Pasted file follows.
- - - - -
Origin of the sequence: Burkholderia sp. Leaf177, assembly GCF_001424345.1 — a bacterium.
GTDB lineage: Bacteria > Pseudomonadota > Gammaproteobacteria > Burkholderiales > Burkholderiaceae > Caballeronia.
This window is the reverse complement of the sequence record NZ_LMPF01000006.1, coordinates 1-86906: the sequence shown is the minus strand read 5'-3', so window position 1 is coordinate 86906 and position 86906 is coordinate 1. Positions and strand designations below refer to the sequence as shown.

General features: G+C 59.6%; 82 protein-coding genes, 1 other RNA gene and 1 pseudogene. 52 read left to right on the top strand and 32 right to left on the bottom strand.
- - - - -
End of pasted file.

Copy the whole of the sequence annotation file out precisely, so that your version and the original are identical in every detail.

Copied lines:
Origin of the sequence: Burkholderia sp. Leaf177, assembly GCF_001424345.1 — a bacterium.
GTDB lineage: Bacteria > Pseudomonadota > Gammaproteobacteria > Burkholderiales > Burkholderiaceae > Caballeronia.
This window is the reverse complement of the sequence record NZ_LMPF01000006.1, coordinates 1-86906: the sequence shown is the minus strand read 5'-3', so window position 1 is coordinate 86906 and position 86906 is coordinate 1. Positions and strand designations below refer to the sequence as shown.

General features: G+C 59.6%; 82 protein-coding genes, 1 other RNA gene and 1 pseudogene. 52 read left to right on the top strand and 32 right to left on the bottom strand.